drain valve and a fitting for a standard garden hose are attached
to this line.
We use one of the original ports on the side of the tank for
drawing water to fill the steam engine water tanks. The hose for
filling the engines is a 1-inch diameter rubber hose fed from a
1-inch gate valve. The valve is mounted up high on the tank, but we
made an extension rod so it can be operated from the ground. The
hose also has a place to hang it so it doesn’t lie on the
ground and get damaged or dirty.
With the water tower in place, a portion of the water drawn from
the well goes to the drinking fountain system, while the other
portion, through its own valve, is directed to the tower through a
standard garden hose. The pump runs all day long, and a continuous
trickle fills the tank. At some point another garden hose will be
hooked up to capture overfill and channel it back so the dust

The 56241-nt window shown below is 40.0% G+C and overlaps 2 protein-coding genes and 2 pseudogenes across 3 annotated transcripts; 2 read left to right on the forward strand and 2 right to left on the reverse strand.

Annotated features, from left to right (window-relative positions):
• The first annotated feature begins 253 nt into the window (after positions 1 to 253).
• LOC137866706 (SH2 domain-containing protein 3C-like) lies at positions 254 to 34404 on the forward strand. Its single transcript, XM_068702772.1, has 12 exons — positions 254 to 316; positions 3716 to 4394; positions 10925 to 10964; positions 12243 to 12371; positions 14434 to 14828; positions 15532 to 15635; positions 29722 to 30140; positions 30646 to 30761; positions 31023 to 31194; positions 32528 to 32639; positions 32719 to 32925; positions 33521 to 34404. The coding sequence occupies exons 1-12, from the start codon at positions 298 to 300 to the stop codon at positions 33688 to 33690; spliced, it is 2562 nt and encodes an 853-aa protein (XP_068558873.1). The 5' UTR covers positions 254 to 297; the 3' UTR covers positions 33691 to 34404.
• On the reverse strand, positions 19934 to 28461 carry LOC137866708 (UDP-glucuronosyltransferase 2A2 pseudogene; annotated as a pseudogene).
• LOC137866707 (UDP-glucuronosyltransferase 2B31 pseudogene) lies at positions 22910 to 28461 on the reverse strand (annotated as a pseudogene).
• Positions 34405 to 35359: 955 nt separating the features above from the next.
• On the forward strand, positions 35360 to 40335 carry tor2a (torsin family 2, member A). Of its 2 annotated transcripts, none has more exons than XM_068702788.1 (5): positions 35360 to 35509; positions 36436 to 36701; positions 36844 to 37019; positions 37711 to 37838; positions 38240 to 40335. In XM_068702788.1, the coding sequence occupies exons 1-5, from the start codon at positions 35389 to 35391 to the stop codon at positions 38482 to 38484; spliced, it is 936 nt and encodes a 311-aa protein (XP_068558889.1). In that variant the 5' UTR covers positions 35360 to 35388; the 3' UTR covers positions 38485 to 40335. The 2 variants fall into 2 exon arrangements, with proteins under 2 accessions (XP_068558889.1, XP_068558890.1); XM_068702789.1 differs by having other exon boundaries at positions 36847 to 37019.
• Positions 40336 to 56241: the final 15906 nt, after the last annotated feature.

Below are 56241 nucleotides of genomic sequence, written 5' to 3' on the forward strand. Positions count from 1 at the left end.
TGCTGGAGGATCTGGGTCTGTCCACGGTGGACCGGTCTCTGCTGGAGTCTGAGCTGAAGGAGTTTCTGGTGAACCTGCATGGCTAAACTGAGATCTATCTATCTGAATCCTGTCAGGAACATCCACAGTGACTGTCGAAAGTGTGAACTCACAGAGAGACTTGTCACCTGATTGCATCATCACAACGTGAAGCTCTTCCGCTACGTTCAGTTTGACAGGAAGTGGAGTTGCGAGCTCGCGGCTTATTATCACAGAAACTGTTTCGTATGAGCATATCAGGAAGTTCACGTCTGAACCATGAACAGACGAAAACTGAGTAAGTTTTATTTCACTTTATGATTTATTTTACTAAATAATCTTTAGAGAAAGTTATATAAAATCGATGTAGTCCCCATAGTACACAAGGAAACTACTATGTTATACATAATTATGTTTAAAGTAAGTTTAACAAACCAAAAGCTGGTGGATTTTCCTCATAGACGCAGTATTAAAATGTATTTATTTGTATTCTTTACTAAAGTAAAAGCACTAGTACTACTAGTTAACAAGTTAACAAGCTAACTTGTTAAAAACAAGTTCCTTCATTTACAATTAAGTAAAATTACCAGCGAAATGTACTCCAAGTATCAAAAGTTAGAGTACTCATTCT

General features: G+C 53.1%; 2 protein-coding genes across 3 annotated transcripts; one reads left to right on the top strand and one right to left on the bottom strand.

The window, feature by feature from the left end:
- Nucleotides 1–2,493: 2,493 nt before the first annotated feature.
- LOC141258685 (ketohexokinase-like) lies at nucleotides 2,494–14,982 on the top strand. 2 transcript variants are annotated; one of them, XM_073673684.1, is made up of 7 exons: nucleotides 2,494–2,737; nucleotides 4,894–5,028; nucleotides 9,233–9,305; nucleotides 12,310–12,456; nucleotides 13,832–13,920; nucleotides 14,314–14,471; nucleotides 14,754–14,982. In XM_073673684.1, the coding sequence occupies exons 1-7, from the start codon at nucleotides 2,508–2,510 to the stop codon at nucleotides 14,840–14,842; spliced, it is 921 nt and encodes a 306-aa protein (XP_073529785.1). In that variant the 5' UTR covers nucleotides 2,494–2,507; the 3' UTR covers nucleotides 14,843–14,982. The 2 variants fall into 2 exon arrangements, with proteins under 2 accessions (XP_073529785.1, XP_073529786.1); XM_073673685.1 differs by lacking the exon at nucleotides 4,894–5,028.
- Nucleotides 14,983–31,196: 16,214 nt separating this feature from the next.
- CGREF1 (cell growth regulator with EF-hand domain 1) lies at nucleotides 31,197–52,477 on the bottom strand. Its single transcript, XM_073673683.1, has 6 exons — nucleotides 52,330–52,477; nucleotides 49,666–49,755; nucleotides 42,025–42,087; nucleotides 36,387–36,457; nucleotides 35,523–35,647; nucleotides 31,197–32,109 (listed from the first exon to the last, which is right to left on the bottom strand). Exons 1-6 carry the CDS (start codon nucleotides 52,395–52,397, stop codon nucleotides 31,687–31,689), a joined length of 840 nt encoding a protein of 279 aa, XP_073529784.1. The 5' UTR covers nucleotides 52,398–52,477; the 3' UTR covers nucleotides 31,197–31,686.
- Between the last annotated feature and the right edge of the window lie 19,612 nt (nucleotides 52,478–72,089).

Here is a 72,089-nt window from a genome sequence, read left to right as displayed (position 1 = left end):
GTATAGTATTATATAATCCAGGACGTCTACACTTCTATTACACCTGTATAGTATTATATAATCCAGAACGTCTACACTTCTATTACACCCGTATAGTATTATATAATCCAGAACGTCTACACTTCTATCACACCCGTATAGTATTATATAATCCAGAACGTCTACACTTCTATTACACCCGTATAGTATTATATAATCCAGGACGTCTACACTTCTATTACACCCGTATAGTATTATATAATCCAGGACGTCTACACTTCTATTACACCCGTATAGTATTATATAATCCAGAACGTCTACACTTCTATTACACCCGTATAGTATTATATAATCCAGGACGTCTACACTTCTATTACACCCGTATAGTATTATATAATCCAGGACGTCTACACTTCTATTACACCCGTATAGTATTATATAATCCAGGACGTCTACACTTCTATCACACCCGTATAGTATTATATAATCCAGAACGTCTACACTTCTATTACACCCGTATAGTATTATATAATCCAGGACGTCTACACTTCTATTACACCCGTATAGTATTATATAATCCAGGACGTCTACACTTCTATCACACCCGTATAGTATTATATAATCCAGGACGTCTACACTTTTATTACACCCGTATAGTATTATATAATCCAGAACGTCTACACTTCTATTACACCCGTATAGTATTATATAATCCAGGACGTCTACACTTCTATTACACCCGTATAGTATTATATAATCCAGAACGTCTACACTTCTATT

control water wagon can take advantage of this ‘waste’
water. Plus, we won’t have to worry about a muddy mess around
the base of the tower. It takes about four hours to fill the tank,
but that’s more than enough water for several steamers.
Just before our 2002 show, I engaged in some free hand stencil
making, and with the aid of a small paint roller I stenciled the
name ‘Riverbend, established 1868’ on the face of the tank
– it was a nice finishing touch. The new water system worked very
well, and it’s a great addition to the atmosphere of the
grounds. At the end of the show we disconnected and stored the
garden hose feed line, opened the drain valve, and we were done.
All-inclusive, we have about $450 invested in the water tank, and
most of that went to the treated lumber. The rest went to paint,
plumbing and hoses.
This was very fun project to take on, and with the help of
several other club members and their equipment, not as difficult as
one might think. If you would like to build a water tank like this
on your grounds and would like more information on this one, feel
free to contact me. I’d be happy to share my experience.
Contact steam enthusiast Pete LaBelle at: 802
Shadybrook, Holland, Ml 49424, (616) 786-3605, or e-mail: